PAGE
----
Forecasting stream habitat and Brook Trout responses to climate change in Catoctin Mountain Park
Anticipating and mitigating the effects of climate change is a fundamental challenge for natural resource conservation. In this report, we respond to research needs identified by Catoctin Mountain Park (CATO) for native Brook Trout (Salvelinus fontinalis) conservation and management as part of the US Geological Survey (USGS) Natural Resources Preservation Program in FY15-16. We addressed three overarching research questions: (1) How will anticipated changes in air temperature affect stream habitats? (2) How will changes to stream habitat affect the distribution of Brook Trout? (3) Which stream segments are most and least vulnerable to the effects of climate change?
First, we surveyed Brook Trout abundance and fish community composition using electrofishing techniques within three watersheds: Owens Creek, upper Big Hunting Creek, and Blue Blazes Creek (a tributary to Big Hunting Creek). Second, we deployed a network of stream temperature gages to assess spatial variation in stream temperature and groundwater (GW) influence. Third, we used modeling techniques to forecast future stream temperatures that account for GW influences and air temperature scenarios.
Fish sampling detected 13 species and 15,345 individual fish, the majority of which were Blacknose Dace (60%), Blue Ridge Sculpin (26%), and Brook Trout (6%). Brook Trout were not observed in Blue Blazes Creek and exhibited higher densities in Owens Creek than upper Big Hunting Creek (average densities = 19 fish/100 m and 4 fish/100 m, respectively). In contrast, Brown Trout were present in Blue Blazes Creek and exhibited greater density in Blue Blazes Creek than either Owens Creek or upper Big Hunting Creek (average densities = 3.0 fish/100 m,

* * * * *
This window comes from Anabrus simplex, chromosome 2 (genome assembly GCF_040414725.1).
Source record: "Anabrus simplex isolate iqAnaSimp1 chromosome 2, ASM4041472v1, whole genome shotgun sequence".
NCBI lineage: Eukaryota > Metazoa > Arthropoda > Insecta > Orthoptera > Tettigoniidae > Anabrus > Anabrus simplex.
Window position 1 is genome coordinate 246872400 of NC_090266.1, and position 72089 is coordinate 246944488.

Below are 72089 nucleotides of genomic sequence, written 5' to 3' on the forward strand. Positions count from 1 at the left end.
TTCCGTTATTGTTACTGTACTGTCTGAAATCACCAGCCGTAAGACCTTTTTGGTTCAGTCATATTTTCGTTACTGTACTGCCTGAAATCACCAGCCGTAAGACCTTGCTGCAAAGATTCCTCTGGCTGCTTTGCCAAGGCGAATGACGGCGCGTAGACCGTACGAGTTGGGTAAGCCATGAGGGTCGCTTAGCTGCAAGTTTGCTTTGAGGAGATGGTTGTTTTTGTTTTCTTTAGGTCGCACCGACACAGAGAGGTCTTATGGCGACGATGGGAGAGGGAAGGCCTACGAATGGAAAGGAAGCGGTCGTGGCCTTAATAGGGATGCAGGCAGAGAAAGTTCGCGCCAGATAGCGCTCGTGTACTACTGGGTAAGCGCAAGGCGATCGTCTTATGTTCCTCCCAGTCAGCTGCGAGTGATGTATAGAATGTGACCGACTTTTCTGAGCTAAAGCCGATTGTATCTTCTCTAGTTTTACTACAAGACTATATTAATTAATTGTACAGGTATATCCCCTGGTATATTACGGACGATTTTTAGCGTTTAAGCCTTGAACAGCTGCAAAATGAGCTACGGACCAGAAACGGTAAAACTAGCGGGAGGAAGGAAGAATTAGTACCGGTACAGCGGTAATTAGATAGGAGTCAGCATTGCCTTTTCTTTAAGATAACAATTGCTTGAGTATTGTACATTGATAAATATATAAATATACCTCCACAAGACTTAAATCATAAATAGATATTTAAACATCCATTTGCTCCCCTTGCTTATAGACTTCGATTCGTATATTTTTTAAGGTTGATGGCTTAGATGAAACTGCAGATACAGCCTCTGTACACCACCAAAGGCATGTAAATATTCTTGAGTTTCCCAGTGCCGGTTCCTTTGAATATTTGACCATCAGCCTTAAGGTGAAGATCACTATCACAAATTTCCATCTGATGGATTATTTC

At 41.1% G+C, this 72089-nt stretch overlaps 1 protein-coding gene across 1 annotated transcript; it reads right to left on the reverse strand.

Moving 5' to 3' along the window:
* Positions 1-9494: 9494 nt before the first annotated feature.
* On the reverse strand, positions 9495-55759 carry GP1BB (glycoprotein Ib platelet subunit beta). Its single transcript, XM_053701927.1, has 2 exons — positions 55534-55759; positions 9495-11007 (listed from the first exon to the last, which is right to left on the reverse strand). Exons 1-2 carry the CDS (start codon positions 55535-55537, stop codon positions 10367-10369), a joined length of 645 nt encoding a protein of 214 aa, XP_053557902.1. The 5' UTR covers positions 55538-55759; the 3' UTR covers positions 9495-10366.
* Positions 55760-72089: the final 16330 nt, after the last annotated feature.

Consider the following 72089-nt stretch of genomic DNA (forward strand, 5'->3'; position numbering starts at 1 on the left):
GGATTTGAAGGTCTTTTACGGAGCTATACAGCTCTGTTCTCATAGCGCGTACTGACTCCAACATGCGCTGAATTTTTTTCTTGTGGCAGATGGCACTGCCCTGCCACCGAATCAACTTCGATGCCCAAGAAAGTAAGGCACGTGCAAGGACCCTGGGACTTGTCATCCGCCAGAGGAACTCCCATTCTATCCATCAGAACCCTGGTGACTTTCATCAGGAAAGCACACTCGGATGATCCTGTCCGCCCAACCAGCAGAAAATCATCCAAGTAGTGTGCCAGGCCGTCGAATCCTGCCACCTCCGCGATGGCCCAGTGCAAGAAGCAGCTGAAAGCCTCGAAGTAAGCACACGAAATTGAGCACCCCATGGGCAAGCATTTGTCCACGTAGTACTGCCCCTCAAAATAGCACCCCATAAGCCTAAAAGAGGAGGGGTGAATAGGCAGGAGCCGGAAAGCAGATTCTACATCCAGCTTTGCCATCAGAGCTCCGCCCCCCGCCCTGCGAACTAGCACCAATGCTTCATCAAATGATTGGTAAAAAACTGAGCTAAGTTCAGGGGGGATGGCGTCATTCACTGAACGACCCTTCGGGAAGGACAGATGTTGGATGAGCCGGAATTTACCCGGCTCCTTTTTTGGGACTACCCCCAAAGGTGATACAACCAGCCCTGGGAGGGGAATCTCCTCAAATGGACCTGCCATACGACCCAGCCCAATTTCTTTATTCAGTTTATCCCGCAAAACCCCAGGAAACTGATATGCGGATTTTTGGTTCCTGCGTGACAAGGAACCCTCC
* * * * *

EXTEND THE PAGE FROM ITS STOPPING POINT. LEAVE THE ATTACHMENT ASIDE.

0.3 fish/100 m, and 1.7 fish/100 m, respectively). Brown Trout occurred in sympatry with Brook Trout in Owens Creek and upper Big Hunting Creek, but appeared to have replaced Brook Trout
in Blue Blazes Creek. Our fish surveys also revealed important locations for Brook Trout reproduction and young-of-year (YOY) dispersal within the Owens Creek watershed.
Our study also revealed surprising differences in the distribution of Blue Ridge Sculpin among CATO streams. This species was abundant in Owens Creek (average density = 83 fish/100 m) but was less common in Blue Blazes Creek (average density = 12 fish/100 m) and was not detected in upper Big Hunting Creek. Histological examination of several specimens from Blue Blazes Creek by V. Blazer at the USGS Leetown Science Center revealed the presence of a novel parasite (Dermosystidium sp.) which has been linked to fish population declines elsewhere (Blazer et al. 2016). The parasite was not detected in Blue Ridge Sculpin samples from Owens Creek, and all trout appeared to be uninfected. Our survey results suggest that Blue Ridge Sculpin have been extirpated from upper Big Hunting Creek and have not recolonized from downstream source populations due to the fish passage barrier of Cunningham Falls. We recommend additional research to (1) evaluate the feasibility of reintroducing Blue Ridge Sculpin into upper Big Hunting Creek and (2) continue monitoring the distribution and potential spread of Dermocystidium in downstream waters.